Churches around the country are trying to find a plan for their holiest day — Easter — in the midst of widespread coronavirus shelter-in-place rules.
In Mississippi, Georgia, Kentucky and elsewhere, many religious institutions are vowing to go forward with some sort of celebration while some elected officials urge them to alter their traditional formats or ditch them all together.
“I am pleading with you to not attend in-person Easter services,” Georgia Gov. Brian Kemp said Friday.
The Republican governor’s advice has already been adopted by a number of churches, which have switched to drive-in services in which celebrants remain in their parked cars while a preacher addresses them from the open air or through a low-frequency radio radio microphone. Many governors have carved out “essential” exemptions for such religious gatherings.
Even that, however, may run afoul of the most zealous stay-at-home, social distancing enforcers.
For example, officials in Greenville, Mississippi, are feuding with Baptist pastors there and moved to shut down drive-in services that were held on Holy Thursday, flooding the scene at King James Baptist Church with multiple units.
“This was an intimidating show of aggression toward this African-American congregation that in my opinion nobody in the United States should have to put up with,” said Jeremy Dys, an attorney with First Liberty, a nonprofit religious firm representing King James Baptist.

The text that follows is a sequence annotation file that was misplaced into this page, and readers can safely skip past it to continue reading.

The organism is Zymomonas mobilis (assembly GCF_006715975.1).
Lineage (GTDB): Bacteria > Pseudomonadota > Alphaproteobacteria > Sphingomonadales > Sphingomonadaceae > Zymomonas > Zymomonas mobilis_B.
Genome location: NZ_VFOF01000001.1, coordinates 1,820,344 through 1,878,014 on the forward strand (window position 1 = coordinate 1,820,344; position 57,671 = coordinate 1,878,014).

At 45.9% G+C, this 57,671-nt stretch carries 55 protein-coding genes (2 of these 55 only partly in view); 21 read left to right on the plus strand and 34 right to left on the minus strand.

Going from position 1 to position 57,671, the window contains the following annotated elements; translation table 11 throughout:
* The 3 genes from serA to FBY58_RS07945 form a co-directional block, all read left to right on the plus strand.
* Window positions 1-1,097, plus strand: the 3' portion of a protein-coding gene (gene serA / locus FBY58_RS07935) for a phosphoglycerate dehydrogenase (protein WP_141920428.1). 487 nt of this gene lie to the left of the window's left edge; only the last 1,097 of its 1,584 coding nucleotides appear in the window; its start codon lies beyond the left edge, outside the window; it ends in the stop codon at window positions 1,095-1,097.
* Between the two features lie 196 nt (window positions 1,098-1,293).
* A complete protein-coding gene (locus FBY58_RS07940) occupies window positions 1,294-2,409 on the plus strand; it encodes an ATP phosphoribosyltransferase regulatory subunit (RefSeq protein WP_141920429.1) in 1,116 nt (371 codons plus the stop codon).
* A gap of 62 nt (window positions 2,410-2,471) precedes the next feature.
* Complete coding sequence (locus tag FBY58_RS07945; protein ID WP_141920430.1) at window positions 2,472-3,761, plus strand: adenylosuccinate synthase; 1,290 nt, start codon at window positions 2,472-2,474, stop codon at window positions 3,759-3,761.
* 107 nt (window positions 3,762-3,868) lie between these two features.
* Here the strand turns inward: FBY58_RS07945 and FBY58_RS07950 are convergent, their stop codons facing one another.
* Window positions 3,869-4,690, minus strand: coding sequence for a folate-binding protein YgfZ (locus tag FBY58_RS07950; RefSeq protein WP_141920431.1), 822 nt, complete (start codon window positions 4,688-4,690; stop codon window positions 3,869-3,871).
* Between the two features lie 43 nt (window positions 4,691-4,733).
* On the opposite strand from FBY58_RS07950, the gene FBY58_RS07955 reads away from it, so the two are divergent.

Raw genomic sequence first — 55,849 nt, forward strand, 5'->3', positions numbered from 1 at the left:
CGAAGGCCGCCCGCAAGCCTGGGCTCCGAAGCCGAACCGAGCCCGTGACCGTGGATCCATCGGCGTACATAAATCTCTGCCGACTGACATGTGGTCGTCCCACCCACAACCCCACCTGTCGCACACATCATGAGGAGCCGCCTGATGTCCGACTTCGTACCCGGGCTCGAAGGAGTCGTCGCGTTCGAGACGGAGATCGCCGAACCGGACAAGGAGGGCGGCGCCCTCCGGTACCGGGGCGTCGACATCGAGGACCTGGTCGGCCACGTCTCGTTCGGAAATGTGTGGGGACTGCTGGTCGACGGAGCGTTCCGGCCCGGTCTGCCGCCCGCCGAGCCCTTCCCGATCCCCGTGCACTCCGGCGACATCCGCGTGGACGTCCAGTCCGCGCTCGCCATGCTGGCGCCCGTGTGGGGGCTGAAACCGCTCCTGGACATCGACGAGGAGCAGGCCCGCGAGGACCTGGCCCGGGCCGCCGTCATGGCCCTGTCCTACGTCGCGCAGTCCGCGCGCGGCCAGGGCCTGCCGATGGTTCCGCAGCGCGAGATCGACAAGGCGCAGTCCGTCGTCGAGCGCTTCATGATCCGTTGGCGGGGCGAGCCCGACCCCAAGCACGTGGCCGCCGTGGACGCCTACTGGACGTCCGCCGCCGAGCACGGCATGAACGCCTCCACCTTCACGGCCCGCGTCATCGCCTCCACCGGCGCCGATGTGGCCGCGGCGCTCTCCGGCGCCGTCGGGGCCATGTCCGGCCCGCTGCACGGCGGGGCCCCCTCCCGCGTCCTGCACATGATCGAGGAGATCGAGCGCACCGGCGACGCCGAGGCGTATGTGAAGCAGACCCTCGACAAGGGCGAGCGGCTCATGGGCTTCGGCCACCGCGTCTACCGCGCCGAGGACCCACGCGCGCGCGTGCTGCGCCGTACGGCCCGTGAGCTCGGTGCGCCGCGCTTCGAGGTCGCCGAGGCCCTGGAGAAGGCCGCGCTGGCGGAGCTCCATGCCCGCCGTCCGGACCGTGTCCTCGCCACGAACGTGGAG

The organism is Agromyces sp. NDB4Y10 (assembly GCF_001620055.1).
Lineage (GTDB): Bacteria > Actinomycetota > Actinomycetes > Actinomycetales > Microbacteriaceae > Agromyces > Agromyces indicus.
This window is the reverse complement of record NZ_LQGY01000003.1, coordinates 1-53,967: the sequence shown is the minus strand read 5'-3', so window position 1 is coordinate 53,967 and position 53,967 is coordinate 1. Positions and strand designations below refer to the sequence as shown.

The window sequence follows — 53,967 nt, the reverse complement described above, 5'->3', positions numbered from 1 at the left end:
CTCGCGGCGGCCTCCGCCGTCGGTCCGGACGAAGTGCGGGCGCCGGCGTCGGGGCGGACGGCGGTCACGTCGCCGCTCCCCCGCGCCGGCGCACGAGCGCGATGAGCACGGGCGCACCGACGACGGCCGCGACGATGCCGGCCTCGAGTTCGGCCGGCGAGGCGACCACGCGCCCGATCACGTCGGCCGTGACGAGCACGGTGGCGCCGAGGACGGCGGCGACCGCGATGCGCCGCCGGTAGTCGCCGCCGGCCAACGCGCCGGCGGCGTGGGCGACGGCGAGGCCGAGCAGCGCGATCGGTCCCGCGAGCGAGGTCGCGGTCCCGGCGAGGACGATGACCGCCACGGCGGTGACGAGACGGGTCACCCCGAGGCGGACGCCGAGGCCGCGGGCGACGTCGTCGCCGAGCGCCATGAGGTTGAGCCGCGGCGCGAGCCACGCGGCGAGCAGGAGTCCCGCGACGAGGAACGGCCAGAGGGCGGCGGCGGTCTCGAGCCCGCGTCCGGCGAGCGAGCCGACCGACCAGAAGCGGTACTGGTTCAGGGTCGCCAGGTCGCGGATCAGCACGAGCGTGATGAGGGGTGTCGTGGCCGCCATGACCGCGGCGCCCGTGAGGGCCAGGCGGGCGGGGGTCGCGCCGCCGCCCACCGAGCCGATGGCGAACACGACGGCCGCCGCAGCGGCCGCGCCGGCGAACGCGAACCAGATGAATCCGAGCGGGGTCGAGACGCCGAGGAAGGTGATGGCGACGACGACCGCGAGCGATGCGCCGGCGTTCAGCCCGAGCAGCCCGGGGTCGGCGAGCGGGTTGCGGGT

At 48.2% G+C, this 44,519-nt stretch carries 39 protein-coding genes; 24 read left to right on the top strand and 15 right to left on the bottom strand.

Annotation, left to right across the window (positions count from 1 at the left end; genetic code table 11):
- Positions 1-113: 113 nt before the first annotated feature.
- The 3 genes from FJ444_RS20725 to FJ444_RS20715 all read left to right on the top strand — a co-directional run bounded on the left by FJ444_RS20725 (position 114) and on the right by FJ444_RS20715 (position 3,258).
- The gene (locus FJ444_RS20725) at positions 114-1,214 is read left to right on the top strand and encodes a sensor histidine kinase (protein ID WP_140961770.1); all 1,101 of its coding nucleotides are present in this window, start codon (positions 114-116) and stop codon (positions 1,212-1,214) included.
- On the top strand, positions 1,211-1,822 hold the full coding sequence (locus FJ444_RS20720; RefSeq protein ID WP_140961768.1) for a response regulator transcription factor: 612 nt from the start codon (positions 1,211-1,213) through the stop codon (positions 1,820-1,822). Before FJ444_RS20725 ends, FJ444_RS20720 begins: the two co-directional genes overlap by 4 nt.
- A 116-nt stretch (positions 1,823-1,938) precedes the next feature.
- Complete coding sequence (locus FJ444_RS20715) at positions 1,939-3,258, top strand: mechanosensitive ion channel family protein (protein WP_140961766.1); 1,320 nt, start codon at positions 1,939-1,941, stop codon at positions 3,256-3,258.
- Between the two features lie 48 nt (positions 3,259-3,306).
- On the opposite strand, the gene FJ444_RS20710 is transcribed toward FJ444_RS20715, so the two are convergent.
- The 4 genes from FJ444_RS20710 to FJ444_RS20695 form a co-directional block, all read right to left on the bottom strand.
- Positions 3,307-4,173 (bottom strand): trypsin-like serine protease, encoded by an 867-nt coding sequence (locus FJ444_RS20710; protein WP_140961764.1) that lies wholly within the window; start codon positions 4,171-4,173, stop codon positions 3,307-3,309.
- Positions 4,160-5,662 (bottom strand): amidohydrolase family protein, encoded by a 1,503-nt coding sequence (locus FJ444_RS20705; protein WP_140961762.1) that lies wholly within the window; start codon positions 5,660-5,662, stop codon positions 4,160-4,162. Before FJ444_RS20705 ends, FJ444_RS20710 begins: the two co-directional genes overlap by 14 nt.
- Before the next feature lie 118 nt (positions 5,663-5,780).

Greenville Mayor Errick Simmons said Friday afternoon the intent of the city’s order was to save lives not infringe upon religious liberty.
“Of course this is no infringement on the right to religion, the right to worship, although it impacts our traditional way of gathering to worship, it does not prevent us from worshiping,” Mr. Simmons said. “We need our pastors and our worship leaders to be creative during this unprecedented time and a lot of churches are doing that.”
First Liberty has written to Greenville authorities, urging them to stand down on Easter and saying they will file federal suit to prevent a shutdown of services. Pastor Charles Hamilton is adamant that he will attempt to celebrate Easter, according to his social media accounts and attorneys.
“If these gatherings were happening in the parking lot of a Walmart among people waiting to shop that would be fine, but at a church it’s not?” Mr. Dys said.
The group, along with attorneys at WilmerHale, also plans to file federal suit on behalf of On Fire Christian Church in Louisville, Kentucky. In a letter to Mayor Greg Fischer, the lawyers argued it was discriminatory to target drive-in religious services that observed the Centers for Disease Control and Prevention social distancing guidelines.
“Your prohibition of religious gatherings of this type on Easter, regardless of the precautions taken, is not permitted under both federal and Kentucky state law,” the letter read.
As the Mississippi situation shows, a showdown with authorities on Christianity’s holiest day could occur.
In Georgia, Mr. Kemp has stopped short of trying to stop religious gatherings entirely and has praised those holding drive-in or streamed services. On Palm Sunday, however, state troopers handed out reckless conduct tickets to the pastor and four celebrants at the Church of God the Bibleway in Statesboro.
That church’s leaders were still insisting on holding an indoor Easter service, according to reports.